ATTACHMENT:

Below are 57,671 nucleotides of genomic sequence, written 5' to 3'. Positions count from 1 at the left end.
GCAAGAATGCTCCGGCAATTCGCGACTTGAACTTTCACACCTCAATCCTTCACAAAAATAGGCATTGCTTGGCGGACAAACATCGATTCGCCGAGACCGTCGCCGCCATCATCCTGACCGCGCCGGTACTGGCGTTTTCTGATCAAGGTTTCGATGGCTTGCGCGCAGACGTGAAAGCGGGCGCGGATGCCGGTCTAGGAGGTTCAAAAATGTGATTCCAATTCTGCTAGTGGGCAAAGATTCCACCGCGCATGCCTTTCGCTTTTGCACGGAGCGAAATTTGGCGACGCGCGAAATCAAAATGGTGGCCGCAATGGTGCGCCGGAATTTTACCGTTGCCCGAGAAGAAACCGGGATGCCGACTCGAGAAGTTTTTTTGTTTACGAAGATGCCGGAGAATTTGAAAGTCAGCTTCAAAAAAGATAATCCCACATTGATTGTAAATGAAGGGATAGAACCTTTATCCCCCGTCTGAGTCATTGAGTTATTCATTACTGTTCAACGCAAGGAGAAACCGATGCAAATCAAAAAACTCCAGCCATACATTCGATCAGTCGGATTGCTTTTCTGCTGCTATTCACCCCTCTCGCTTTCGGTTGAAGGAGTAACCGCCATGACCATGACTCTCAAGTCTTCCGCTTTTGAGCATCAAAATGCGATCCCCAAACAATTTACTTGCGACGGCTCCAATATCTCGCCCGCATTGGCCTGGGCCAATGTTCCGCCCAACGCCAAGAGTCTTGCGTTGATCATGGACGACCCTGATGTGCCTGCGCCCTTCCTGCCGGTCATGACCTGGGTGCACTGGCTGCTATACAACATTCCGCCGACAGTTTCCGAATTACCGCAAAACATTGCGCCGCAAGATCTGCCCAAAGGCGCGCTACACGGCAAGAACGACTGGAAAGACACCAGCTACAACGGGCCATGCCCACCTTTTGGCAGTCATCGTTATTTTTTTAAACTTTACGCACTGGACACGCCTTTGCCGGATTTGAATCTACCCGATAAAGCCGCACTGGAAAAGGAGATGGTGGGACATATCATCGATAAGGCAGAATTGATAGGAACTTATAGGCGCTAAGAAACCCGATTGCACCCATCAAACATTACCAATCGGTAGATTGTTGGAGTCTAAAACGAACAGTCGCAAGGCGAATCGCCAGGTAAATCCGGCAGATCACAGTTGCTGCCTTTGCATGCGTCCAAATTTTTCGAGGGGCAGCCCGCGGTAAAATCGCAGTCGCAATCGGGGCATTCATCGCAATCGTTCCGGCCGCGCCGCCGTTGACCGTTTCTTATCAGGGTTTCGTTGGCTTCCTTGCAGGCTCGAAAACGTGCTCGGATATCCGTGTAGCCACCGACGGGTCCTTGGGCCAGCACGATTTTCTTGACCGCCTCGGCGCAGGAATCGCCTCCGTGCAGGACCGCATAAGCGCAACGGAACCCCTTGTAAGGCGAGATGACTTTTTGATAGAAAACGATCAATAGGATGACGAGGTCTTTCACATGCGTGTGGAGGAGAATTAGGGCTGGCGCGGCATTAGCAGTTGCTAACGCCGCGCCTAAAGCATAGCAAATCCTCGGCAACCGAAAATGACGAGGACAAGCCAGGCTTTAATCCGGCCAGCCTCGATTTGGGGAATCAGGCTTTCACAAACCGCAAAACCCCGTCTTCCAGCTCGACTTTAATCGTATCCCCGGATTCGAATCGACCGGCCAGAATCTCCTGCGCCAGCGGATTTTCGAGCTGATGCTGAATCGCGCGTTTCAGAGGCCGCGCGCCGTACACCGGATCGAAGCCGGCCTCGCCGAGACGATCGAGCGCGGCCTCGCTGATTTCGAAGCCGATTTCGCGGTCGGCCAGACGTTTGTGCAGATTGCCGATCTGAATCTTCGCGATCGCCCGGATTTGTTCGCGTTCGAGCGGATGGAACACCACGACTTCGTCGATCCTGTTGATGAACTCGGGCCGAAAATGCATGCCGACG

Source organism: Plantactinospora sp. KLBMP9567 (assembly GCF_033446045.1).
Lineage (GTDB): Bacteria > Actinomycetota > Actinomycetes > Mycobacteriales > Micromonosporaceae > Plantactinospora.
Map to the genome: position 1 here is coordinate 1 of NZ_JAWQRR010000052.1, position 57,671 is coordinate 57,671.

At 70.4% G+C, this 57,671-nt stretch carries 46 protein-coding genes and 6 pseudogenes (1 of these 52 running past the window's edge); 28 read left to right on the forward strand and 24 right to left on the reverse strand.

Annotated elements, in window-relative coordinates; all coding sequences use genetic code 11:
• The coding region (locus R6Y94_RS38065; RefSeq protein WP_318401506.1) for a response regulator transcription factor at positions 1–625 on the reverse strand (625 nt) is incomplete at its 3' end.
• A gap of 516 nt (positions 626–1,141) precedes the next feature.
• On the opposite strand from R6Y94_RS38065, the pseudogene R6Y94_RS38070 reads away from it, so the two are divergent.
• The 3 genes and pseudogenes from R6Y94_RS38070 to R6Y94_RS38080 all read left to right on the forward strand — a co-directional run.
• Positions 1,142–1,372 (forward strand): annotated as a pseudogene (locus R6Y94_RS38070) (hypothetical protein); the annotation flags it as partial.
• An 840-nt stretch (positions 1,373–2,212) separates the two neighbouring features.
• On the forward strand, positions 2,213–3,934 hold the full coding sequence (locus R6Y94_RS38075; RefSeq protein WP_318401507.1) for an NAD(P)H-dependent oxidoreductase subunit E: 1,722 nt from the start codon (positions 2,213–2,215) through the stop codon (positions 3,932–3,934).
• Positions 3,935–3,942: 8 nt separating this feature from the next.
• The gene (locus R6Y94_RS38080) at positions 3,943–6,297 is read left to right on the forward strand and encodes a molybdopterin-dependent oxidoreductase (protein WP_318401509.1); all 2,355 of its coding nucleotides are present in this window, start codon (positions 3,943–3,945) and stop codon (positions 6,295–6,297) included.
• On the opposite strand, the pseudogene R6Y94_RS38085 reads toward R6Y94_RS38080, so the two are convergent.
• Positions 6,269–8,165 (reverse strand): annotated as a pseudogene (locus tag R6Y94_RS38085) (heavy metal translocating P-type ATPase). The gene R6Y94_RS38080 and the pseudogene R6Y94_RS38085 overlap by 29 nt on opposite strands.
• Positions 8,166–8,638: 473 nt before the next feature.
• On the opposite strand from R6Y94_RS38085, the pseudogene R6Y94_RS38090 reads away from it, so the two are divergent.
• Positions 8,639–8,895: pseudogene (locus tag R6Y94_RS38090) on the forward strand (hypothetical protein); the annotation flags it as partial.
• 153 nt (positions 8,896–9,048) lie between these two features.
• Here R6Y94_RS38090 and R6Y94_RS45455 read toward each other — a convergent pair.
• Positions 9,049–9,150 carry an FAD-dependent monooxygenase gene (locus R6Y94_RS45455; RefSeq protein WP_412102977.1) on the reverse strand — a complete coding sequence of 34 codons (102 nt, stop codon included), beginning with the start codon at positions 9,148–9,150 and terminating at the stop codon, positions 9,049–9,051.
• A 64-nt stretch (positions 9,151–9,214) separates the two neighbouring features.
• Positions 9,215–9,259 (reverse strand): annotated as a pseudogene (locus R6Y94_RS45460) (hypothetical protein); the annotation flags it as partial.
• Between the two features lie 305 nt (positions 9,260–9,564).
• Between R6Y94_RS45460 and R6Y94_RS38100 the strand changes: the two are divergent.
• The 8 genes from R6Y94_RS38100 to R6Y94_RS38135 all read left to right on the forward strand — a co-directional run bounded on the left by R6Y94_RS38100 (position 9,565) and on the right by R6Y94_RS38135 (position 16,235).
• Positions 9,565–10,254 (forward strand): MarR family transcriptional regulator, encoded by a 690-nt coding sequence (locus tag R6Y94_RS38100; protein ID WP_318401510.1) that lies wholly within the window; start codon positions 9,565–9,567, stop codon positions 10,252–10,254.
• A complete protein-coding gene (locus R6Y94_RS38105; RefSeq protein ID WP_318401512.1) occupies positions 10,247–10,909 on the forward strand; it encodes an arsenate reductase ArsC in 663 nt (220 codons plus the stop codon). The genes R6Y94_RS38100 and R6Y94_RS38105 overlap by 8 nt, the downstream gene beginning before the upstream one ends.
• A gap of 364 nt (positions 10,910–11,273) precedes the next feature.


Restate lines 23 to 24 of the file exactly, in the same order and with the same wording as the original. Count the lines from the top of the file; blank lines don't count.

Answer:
• Here R6Y94_RS38090 and R6Y94_RS45455 read toward each other — a convergent pair.
• Positions 9,049–9,150 carry an FAD-dependent monooxygenase gene (locus R6Y94_RS45455; RefSeq protein WP_412102977.1) on the reverse strand — a complete coding sequence of 34 codons (102 nt, stop codon included), beginning with the start codon at positions 9,148–9,150 and terminating at the stop codon, positions 9,049–9,051.